I mean, that was half the point of this whole thing, right? When you think of a grizzled player who can be the toughest guy on his own team and the best player in the league, Howe’s the standard by whom all others are judged. By the time he retired for the first time in 1971, he’d been the NHL’s active leader in penalty minutes for five years.

Except… in 25 seasons in Detroit, he never led the Wings in PIMs. Not once. I swear, I checked this like five times. Despite being widely recognized as the NHL’s undisputed heavyweight champ for most of the Original Six era – and rightly so – Howe never ranked higher than second on his own team.

How is that possible? Well, we’ve already mentioned the answer. It’s Terrible Ted Lindsay, Howe’s teammate for 14 seasons. Lindsay led to the Red Wings in penalty minutes most years, often racking up well over 100 in a season during an era where that was rare. Howe nearly caught him in 1953-54, when Lindsay took a photo finish with 110 minutes to Howe’s 109, but that’s as close as Mr. Hockey got.

So we can’t use Gordie. I won’t lie, this is crushing for Team PIM. But if anyone can tough it out, it’s these guys, so let’s keep going.

Second line

Team Byng keeps piling up the talent, as they can start their second line with two guys who know each other fairly well: Bobby Hull and Brett Hull. They each won the Lady Byng once, with Bobby taking it in 1965 and Brett earning the nod in 1990, on the way to racking up a combined 1,300+ goals. Not bad for a second line.

So who gets to center these two snipers? My first thought was Stan Mikita, Bobby’s longtime center in Chicago. He won the Lady Byng twice, so he’d be a fine pick. But there’s a problem: before famously transforming his playing style, Mikita was one of the league’s toughest players, and he led the Hawks in PIMs on multiple occasions. That means he could technically be the second-line center on both of our teams, which would be neat but also might feel kind of silly. I think the only reasonable thing we can do here is disqualify Mikita altogether, and find another playmaker to center the Hull. I’d say Ron Francis would fit the bill, so he’s in.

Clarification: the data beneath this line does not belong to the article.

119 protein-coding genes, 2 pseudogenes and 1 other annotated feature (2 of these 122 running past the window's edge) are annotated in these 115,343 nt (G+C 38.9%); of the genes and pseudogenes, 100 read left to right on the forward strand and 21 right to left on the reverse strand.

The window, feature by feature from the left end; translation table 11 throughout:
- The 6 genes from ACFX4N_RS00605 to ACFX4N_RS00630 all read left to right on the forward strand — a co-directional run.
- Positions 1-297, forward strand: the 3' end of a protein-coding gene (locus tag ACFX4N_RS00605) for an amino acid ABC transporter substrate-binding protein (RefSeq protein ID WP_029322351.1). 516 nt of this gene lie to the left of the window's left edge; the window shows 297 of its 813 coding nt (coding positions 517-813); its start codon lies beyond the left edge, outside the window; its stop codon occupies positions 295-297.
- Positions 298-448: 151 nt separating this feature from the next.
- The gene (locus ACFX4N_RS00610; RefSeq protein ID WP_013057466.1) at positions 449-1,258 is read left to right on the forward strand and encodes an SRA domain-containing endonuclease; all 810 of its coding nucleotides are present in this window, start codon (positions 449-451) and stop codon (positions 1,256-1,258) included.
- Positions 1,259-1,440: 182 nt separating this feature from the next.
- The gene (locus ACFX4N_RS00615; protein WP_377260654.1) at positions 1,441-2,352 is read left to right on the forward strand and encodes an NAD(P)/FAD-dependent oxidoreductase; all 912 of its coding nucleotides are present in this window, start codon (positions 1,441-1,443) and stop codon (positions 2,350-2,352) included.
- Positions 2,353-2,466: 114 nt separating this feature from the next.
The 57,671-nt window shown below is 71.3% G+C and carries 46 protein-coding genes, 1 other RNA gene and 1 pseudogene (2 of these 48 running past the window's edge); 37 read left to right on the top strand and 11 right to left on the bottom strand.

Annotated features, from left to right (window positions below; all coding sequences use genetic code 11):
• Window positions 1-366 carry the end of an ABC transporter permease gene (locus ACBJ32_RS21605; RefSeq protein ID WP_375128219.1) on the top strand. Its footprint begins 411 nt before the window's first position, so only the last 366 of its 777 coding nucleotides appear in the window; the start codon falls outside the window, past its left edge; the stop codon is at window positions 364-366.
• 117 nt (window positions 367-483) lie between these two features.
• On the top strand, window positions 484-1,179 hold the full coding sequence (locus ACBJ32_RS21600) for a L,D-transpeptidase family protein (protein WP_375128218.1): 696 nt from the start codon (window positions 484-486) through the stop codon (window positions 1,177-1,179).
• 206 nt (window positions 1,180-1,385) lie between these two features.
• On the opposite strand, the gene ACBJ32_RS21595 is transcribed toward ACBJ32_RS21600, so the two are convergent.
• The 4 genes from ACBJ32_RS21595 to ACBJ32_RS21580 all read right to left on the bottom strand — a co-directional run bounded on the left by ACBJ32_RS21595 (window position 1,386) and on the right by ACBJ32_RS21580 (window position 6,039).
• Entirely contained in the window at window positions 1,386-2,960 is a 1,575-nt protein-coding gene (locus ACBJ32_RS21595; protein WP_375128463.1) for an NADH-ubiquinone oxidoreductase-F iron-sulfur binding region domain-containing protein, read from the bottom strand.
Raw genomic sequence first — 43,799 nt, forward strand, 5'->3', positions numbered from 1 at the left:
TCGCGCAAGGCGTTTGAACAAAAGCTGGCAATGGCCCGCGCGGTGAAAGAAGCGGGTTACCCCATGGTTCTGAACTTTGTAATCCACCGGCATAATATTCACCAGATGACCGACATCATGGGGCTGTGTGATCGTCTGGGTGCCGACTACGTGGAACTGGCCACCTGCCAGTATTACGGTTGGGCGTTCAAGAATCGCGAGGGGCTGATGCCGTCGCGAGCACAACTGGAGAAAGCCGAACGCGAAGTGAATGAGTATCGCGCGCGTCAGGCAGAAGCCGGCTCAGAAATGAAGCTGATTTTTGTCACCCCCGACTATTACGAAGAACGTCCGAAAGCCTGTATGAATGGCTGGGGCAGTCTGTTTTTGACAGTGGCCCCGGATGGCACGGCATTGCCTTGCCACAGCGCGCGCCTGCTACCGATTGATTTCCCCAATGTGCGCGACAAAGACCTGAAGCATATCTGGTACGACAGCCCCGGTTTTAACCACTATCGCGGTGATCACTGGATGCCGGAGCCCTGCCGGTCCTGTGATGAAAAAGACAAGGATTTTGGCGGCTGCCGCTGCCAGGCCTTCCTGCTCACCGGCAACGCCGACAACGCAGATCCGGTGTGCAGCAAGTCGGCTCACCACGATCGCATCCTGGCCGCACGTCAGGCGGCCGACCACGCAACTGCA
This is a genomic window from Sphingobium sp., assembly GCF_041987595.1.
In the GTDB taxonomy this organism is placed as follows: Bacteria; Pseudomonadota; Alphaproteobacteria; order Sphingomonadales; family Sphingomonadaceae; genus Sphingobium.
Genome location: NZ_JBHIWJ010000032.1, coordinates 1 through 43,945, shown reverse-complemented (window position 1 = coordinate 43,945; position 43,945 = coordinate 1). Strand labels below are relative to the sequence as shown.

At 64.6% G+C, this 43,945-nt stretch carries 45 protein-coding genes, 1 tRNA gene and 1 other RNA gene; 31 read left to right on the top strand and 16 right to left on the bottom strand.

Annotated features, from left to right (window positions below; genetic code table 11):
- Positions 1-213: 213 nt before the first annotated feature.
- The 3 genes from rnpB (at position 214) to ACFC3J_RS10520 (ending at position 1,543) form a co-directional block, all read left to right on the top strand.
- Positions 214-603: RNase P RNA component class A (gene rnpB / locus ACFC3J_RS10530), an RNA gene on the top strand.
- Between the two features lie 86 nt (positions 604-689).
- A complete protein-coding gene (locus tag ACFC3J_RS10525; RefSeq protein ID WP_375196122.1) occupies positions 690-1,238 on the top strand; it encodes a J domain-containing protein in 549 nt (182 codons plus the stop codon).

We’ll load up Team PIM’s second line with a few more big names, including two you probably weren’t expecting to see on this roster. We’ll start with our center, Jean Beliveau, a true gentleman off the ice who was a lot more willing to mix it up on the ice than most remember; when he retired in 1971, he was the league’s all-time leader in career PIMs among centers. He managed to rack up over 1,000 minutes, including 143 in 1955-56 to not only lead the Canadiens but place him third in the entire league. It wasn’t the only time Beliveau led his team, and he went his entire 20-year career without ever receiving so much as a Lady Byng vote, so despite a well-earned reputation for pure class when out of uniform, he certainly qualifies for our squad.

So does Alexander Ovechkin, whose career-high 89 PIM in 2009-10 was more than enough to top a Washington Capitals team where nobody else even had 70. (Should he actually be on the first line? Probably. But I’m not putting a guy who’s never cracked 100 minutes on the first-line of Team PIM. Yell at me all you want, it’s about principle, dammit.)

After throwing two minor curveballs, we’ll round off our second line with a name you definitely did expect: Brendan Shanahan, who led the 1994-95 Blues and the 2003-04 Red Wings. Team Byng is still tough to beat, but Team PIM comes close on the second line. Let’s see what happens as we move down the lineup.